After a child receives care, their clinical information—including allergies, medication lists, and upcoming appointments—are shared back to HCJFS caseworkers.
With the new system, the transition for a child experiencing a change in placement in foster care will be made easier because their caseworker will have ongoing access to their health information.
Researchers can also identify children with the highest healthcare costs, allowing clinicians and caseworkers to develop shared care management strategies and interventions.
MyIDENTITY: Access for foster youth
When youth leave the care of HCJFS, the responsibility of medical treatment falls from their caseworkers to their own shoulders. An uphill battle begins. Missing health information often results in limited knowledge of how to access primary care, poor management of chronic conditions, and increased preventable diseases.
Dexheimer, Greiner, and Beal saw the need for youth to be able to access their own comprehensive health information available from the IDENTITY databases and began the MyIDENTITY project to help alleviate these challenges for foster teens.
Funded by the National Library of Medicine, MyIDENTITY will merge data from the EHR and HCJFS databases to provide a personal health record (PHR), or summary of the foster youth’s medical history, conditions, and health resources. Researchers will use algorithms to identify foster youth from the HCJFS database who are eligible to receive their own PHR, whether they have reached age 18 or have emancipated.
Researchers are still gathering feedback on what data should be included in the system. “We are going straight to some of the highest risk youth and asking them what information they need to be healthy and how they want to get it,” says Greiner. “Then, thanks to the biomedical informatics team, we will actually be able to build it and measure how access to this information results in changes in healthcare.”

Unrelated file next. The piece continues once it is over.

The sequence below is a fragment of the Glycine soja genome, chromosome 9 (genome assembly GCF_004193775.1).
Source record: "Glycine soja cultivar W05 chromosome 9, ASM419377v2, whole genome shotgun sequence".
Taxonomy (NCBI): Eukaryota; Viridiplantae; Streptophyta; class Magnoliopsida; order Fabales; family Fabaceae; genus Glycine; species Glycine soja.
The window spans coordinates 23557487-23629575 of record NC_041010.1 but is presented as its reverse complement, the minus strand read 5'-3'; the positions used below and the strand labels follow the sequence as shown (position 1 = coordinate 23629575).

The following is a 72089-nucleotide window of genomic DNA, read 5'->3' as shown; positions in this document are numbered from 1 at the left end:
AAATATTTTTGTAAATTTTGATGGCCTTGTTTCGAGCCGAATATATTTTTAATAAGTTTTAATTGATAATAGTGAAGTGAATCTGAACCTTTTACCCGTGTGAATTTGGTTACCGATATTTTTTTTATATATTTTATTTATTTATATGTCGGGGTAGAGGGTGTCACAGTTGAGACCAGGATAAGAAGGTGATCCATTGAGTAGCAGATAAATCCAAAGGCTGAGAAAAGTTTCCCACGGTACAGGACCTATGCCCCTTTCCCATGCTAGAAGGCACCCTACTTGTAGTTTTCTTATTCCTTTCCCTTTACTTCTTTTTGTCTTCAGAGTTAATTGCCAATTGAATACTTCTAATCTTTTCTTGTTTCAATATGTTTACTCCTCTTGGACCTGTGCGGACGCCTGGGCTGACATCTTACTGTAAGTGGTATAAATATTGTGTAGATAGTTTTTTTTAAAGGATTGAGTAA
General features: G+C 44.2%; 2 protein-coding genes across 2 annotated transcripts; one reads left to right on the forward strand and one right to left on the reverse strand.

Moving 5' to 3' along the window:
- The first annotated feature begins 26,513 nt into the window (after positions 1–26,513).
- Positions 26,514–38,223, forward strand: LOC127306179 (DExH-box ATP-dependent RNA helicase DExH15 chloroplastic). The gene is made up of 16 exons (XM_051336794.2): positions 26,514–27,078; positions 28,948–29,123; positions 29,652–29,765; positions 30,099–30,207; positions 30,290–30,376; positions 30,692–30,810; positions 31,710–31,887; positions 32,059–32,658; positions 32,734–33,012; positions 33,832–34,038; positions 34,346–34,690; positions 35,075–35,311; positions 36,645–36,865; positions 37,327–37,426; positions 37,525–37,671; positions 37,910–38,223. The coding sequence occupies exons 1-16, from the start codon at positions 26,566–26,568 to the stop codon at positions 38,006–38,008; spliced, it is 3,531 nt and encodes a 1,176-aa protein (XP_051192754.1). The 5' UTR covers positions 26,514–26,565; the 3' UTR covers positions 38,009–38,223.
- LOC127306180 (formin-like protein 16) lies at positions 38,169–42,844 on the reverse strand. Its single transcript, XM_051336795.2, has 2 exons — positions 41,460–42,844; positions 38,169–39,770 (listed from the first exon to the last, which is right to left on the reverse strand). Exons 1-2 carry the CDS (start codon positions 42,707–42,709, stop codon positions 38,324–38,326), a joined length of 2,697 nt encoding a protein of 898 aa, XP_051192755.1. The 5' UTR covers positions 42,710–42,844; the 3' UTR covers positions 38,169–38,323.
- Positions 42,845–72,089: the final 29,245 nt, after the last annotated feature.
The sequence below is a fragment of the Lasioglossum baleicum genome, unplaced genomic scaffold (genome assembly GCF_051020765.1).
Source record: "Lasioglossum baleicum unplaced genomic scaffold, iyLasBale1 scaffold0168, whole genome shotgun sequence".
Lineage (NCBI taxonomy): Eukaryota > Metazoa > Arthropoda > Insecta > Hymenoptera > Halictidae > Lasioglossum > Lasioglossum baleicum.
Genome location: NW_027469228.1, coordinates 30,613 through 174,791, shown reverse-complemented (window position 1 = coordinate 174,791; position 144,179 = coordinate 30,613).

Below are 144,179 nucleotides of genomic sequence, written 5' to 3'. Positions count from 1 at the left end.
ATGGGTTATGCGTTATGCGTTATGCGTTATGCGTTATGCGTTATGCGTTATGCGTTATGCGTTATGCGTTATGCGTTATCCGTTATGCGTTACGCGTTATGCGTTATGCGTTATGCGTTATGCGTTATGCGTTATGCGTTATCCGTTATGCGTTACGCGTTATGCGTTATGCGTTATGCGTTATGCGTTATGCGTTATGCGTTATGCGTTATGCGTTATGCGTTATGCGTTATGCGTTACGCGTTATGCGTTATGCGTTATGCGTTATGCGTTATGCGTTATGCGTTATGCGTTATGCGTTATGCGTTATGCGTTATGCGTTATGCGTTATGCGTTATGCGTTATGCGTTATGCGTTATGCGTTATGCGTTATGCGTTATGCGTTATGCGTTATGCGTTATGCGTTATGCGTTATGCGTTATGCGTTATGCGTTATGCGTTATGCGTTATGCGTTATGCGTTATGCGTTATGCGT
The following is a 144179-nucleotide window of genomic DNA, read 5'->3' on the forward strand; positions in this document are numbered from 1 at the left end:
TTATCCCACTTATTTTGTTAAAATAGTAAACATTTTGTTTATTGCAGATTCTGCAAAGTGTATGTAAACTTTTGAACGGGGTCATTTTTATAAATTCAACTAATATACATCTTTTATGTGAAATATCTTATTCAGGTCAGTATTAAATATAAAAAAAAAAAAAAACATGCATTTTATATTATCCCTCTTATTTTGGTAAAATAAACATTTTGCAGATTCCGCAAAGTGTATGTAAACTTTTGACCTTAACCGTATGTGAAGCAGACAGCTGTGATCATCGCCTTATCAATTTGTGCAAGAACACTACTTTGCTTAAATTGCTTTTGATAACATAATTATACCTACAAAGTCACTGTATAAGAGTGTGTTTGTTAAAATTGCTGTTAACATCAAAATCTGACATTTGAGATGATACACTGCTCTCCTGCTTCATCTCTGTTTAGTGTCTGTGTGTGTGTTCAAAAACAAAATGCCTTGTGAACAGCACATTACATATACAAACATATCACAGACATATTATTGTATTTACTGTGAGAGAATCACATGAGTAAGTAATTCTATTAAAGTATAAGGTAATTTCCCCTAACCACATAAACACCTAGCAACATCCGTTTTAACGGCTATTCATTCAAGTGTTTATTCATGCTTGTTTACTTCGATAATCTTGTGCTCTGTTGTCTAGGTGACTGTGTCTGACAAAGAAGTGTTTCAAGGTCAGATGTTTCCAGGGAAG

The research team plans to gather feedback from foster youth on the PHR to address their specific needs: How will you use it? What elements does it need to contain? How can it be most beneficial to you?
“Researchers have demonstrated that stakeholders—youth, parents, pediatric and adult clinicians and specialists—have differing views as to what information and skills are important to aid youth in the transition process,” says Dexheimer. “To ensure all necessary information is available in a PHR, and thus smooth the transition to adult care, all stakeholder groups should be involved in the design of the medical data.”
In spring 2018, researchers will map out concepts and ideas with foster youth and their communities, who will also help design the PHR in the fall. The Cincinnati Children’s biomedical informatics team will then build the system, test it, and roll it out to foster youth.
Future designs may be expanded to include additional data elements, such as school information, that will help improve the transition of foster youth.
“Healthier foster care youth means chances to finish school, get jobs, build healthy families, and live successful lives,” says Greiner. “This is how healthcare research changes the outcome.”
The researchers working on the IDENTITY and MyIDENTITY projects are open to more collaborations, such as with local schools, to add more data sources. For more information, please contact Judith Dexheimer.